'My boss says I will bring corona from outside': Live-in domestic workers are being denied the right to leave

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I am not allowed to go anywhere since lockdown started, my boss says I will bring corona from outside.
I am not allowed to go anywhere since lockdown started, my boss says I will bring corona from outside.

The Covid-19 pandemic has everyone worried about catching the virus and falling ill, and numerous precautions have been implemented to protect us from it. 

While the lockdown initially helped South African medical services to prepare for an influx of Covid-19 patients, the regulations have now mostly lifted and we have many of our freedoms back.

When going out, to work, to the shops and so on, as long as we all wear a cloth mask, wash our hands often and practice caution, the majority of us will be safe.

Also read: How nannies and parents navigated lockdown in South Africa 

But obviously not everyone feels this way, as sadly that is impacting some people more than others. 

A domestic worker wrote to Parent24 this week, revealing that she has not been allowed to leave her home, which is also her place of employment, since March.

Sadly, since the start of the pandemic we have received several emails from domestic workers and childminders, just like this one, asking if their employer is correct in preventing them from leaving their workplace, for weeks at time - or at all.  

Hi,

I am a stay in domestic worker, I need your help.

I am not allowed to go anywhere since lockdown started, my boss says I will bring corona from outside.

Please, what help can we get as stay-in domestic workers to find our freedom back?

Thank you,

Locked up

A strict requirement 

We spoke to Laurie Ann Hingst, owner of nanny placement agency Super Nannies, to find out what employers, and employees, should expect.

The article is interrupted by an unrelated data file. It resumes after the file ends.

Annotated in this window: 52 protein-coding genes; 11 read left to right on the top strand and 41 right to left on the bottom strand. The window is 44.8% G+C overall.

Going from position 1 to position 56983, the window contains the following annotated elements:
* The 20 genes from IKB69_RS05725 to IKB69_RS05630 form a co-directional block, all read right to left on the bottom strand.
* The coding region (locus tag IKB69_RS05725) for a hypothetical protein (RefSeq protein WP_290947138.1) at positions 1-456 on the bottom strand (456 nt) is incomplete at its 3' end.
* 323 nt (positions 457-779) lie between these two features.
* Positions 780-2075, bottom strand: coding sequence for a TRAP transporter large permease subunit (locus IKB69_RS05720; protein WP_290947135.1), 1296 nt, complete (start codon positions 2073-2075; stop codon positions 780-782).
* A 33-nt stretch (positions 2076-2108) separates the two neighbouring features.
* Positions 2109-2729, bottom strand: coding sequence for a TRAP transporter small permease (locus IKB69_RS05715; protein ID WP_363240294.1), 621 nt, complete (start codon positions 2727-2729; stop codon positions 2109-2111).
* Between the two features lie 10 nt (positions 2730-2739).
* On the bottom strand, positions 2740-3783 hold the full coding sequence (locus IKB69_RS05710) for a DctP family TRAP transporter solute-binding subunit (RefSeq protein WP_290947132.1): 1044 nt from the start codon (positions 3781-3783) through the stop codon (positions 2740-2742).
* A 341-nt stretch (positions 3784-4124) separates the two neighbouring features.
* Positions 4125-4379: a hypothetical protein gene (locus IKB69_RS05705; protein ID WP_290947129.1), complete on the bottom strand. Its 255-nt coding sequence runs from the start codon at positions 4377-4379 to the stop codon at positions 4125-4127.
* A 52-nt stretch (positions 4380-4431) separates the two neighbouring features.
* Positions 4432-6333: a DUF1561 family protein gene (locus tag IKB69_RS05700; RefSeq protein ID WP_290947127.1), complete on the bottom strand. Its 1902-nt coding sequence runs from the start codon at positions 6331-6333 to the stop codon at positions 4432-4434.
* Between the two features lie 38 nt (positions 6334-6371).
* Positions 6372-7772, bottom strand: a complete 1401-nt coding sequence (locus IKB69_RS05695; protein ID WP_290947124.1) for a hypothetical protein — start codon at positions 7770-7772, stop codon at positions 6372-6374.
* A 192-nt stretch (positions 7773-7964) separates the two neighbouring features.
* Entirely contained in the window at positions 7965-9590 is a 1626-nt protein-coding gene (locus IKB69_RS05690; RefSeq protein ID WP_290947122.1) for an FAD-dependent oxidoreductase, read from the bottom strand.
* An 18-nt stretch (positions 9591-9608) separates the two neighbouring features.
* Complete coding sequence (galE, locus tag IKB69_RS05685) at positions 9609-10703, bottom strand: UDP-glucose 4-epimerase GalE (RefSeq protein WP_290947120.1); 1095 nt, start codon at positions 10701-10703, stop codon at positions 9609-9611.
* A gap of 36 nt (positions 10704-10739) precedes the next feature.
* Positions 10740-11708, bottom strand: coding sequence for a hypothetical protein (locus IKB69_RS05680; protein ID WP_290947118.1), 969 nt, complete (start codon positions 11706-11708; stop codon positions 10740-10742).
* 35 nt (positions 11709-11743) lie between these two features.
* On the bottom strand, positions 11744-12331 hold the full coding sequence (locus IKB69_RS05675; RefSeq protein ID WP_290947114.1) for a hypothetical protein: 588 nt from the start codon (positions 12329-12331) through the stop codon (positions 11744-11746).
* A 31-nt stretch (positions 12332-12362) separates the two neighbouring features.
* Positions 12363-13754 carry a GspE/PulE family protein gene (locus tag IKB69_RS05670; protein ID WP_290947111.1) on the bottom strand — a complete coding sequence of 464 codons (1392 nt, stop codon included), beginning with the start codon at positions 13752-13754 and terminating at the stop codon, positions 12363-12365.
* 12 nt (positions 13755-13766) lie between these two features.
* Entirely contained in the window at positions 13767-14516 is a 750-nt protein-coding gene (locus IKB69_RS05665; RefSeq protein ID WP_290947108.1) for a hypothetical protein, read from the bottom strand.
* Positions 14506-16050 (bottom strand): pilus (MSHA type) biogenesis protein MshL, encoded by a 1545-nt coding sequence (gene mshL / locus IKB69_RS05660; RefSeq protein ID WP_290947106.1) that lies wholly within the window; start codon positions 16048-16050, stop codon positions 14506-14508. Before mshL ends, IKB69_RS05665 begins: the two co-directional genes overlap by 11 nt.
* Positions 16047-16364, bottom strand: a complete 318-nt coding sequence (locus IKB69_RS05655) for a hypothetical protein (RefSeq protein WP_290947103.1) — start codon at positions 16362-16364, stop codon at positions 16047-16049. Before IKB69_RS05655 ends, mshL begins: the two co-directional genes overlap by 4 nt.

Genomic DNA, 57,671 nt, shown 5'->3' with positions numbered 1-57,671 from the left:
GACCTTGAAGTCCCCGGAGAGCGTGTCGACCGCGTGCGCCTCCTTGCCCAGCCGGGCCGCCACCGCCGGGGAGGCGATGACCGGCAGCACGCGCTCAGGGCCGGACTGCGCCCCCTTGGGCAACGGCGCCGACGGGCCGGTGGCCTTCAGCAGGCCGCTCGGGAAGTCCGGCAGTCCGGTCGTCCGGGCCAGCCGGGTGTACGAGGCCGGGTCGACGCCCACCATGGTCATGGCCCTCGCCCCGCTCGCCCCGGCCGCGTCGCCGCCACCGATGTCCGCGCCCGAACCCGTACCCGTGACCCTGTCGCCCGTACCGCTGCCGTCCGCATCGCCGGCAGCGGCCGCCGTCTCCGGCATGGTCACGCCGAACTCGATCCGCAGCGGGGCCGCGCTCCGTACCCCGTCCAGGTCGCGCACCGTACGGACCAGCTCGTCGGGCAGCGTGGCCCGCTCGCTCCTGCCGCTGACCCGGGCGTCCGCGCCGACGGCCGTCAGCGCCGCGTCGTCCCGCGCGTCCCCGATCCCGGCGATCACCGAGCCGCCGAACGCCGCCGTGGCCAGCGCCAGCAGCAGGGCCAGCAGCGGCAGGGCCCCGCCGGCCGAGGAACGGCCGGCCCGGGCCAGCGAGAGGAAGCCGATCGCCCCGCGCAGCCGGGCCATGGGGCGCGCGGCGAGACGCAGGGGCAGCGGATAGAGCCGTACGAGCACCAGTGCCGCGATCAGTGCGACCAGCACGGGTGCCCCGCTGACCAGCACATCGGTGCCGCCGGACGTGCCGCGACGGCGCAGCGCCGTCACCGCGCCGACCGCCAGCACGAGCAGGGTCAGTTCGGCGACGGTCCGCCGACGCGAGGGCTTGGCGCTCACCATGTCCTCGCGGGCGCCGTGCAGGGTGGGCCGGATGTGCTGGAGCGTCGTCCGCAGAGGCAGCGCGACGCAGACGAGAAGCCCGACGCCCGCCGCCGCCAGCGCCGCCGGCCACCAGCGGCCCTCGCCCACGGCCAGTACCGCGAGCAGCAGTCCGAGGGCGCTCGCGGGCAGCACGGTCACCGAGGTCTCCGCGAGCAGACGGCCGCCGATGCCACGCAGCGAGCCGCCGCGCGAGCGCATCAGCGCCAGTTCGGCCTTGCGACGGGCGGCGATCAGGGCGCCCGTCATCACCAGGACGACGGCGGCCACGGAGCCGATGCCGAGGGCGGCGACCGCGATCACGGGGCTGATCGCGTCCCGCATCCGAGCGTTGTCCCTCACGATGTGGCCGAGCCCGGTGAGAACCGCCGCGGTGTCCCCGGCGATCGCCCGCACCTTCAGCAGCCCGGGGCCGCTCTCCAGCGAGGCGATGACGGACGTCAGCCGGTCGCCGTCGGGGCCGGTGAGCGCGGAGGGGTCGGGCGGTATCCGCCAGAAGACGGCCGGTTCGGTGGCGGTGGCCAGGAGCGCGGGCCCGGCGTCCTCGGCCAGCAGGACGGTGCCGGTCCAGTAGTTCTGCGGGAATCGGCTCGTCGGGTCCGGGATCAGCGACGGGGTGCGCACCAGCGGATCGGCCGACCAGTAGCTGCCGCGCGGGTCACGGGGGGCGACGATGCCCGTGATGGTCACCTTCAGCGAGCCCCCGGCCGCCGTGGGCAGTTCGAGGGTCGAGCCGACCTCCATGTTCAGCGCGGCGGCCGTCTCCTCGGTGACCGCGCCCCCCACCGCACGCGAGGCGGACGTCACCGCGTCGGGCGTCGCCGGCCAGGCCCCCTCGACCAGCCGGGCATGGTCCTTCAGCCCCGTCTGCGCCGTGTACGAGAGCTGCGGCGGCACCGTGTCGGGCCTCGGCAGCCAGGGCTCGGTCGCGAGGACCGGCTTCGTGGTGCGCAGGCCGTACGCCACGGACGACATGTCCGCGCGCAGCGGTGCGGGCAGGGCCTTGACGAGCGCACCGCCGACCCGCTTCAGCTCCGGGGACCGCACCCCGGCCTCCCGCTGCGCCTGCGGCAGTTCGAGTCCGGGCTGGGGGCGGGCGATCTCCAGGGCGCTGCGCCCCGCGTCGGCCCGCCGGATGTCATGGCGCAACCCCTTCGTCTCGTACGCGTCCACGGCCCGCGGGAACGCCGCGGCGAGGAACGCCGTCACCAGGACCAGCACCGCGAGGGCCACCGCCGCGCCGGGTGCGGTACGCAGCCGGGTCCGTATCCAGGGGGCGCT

She stressed that this is a very tricky situation and advised that it's best for the nanny and employer to have a mutual understanding and agreement for this to be a workable situation for all involved.

"I have had quite a few clients indicating this as a strict requirement as they have co-morbidities or are at a higher risk, but not all nannies are in agreement as they have their own families to see on the weekends," she explained.

Also read: Uptick in childminder queries, as businesses offer to subsidise childcare costs 

"One solution is that the employer could agree to two weekends where the nanny can return home and offer to transport her privately and also reiterate strict hygiene measures for herself and her family during that time off," Hingst suggested.

"It seems to work and be a happy medium. During these times we all need to be a little more flexible, understanding and respectful," she added. 

What the law says 

We also asked Mr Tom Smith, an attorney at LAW FOR ALL for legal advice in this regard. 

He pointed out that South African workers have been facing restrictions on their freedoms and tremendous uncertainty living under lockdown for the last 5 months.

And maybe more especially the 1 million domestic workers, for whom it is impossible to work remotely, and who fell outside the essential business list and had to stay home - or in the case of live-in employees, at their employer’s premises.

Also read: Are you paying your nanny a living wage? Probably not

While a significant number of domestic workers have been back at work since 1 June 2020, some employers feel that the daily commute to and back from work poses a health risk, Smith says. 

Many have then asked their domestic workers to continue staying at home until it is safer to return. Some placed their domestic workers' on special leave with full pay, or assisted them to claim from UIF. 

Limits to freedom of movement

It is unfortunate though that some employers have discouraged their live-in domestic workers from leaving the premises, in an attempt to prevent the virus from spreading in the household. 

Must read: Coronavirus: How to keep childminders safe in your home  

Smith explains that "While employers can encourage their live-in domestic workers to stay on the premises as much as possible, they cannot one-sidedly limit their constitutional right to freedom of movement by prohibiting them from leaving the property."

As the number of new cases and fatalities drop, government has further eased restrictions, allowing South Africans even more freedom to move about, but that doesn't mean we're off the hook.

"Easing restrictions doesn’t reduce the risk of infection or need to safeguard personal health or that of workers, but it should be reasonable, fair and in line with the law," he adds.   

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